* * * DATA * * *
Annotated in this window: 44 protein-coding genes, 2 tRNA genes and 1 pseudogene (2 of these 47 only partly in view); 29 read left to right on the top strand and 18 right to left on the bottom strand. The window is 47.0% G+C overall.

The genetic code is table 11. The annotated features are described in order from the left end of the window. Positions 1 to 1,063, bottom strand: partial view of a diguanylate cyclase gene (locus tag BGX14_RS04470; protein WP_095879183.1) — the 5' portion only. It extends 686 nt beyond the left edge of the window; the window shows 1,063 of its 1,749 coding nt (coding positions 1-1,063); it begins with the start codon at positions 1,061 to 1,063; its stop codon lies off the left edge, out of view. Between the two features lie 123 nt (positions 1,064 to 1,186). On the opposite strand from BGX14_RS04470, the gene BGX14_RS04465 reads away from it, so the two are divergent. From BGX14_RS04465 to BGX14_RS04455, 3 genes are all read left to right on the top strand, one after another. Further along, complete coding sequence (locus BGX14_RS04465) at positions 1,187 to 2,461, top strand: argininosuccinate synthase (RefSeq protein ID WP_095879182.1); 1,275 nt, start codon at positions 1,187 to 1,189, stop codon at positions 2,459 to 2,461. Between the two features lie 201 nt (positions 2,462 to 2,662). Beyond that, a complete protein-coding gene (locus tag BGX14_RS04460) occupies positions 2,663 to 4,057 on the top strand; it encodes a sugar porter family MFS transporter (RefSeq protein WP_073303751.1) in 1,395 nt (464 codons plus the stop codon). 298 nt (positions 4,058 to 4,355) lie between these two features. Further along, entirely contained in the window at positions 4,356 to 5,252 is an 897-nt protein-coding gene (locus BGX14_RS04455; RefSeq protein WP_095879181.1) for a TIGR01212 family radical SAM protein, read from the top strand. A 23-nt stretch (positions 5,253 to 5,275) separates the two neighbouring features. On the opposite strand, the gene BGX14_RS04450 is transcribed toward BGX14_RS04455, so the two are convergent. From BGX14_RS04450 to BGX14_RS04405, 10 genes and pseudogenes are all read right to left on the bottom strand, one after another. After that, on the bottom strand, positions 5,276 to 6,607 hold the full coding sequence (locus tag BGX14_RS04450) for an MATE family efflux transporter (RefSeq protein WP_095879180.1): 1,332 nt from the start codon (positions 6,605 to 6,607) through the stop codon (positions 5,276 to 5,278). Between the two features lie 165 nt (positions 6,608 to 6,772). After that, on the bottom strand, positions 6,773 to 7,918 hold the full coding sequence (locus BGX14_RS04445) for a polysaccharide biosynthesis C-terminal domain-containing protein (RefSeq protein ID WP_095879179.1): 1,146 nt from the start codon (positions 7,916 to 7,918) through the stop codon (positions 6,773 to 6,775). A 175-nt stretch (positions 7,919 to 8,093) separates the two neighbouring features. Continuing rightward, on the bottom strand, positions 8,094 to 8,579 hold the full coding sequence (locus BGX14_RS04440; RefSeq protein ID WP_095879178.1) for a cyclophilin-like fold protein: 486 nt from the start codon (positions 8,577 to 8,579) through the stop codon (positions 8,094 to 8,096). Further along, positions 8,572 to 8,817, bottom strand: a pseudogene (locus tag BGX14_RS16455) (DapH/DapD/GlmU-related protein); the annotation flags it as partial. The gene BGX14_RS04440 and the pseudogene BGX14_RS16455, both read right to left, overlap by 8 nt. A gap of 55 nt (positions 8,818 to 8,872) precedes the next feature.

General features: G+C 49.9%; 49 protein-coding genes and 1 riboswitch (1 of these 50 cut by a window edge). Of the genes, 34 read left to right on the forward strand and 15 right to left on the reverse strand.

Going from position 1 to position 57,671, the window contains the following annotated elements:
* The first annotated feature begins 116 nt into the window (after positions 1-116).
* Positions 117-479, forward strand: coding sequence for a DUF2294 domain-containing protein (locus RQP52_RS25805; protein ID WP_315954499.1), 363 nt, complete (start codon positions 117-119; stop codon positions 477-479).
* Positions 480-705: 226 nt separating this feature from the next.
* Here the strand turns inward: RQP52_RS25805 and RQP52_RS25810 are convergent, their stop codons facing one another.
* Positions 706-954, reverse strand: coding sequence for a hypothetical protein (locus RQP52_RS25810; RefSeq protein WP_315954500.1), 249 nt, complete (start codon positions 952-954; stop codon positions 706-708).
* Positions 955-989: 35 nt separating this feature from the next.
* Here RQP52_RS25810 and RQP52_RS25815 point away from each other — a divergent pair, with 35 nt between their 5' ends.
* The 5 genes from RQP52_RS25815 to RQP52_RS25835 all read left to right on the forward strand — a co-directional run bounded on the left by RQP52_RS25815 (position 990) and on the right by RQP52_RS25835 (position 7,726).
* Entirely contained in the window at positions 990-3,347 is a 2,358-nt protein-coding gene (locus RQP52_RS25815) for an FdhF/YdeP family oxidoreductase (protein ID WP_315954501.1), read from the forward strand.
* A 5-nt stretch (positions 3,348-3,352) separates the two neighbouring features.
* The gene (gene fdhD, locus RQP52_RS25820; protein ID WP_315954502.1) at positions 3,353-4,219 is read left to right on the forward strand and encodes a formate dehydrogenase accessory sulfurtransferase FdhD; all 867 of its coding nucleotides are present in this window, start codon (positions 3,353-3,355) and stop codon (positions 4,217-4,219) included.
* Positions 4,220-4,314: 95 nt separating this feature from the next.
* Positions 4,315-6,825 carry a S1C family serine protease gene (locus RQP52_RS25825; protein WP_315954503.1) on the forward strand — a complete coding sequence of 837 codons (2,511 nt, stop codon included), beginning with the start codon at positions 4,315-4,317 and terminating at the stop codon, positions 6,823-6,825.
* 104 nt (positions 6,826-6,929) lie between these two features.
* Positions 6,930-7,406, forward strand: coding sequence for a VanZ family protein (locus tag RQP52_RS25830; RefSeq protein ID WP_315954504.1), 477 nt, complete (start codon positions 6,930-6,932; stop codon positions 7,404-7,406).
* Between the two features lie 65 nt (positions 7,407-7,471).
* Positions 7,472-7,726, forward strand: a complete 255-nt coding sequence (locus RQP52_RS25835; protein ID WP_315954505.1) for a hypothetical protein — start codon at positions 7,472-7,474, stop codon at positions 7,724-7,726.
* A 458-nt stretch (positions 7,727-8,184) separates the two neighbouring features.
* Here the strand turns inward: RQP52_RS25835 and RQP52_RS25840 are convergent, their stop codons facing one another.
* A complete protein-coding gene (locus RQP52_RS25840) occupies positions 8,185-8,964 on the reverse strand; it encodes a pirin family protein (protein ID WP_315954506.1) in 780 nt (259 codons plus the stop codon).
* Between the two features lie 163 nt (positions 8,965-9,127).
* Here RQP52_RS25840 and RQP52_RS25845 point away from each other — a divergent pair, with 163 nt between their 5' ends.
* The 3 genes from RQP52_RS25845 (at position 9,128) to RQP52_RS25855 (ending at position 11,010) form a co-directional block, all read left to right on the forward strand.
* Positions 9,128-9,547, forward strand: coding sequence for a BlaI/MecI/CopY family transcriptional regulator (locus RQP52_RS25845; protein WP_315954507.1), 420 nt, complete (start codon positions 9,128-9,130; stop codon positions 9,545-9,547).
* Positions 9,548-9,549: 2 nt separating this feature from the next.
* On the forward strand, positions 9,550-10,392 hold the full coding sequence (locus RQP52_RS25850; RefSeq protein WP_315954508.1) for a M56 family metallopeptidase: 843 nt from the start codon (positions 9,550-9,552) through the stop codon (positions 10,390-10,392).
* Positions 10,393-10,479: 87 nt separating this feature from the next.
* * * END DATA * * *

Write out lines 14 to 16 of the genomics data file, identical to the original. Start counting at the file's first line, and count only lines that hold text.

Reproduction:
* A 5-nt stretch (positions 3,348-3,352) separates the two neighbouring features.
* The gene (gene fdhD, locus RQP52_RS25820; protein ID WP_315954502.1) at positions 3,353-4,219 is read left to right on the forward strand and encodes a formate dehydrogenase accessory sulfurtransferase FdhD; all 867 of its coding nucleotides are present in this window, start codon (positions 3,353-3,355) and stop codon (positions 4,217-4,219) included.
* Positions 4,220-4,314: 95 nt separating this feature from the next.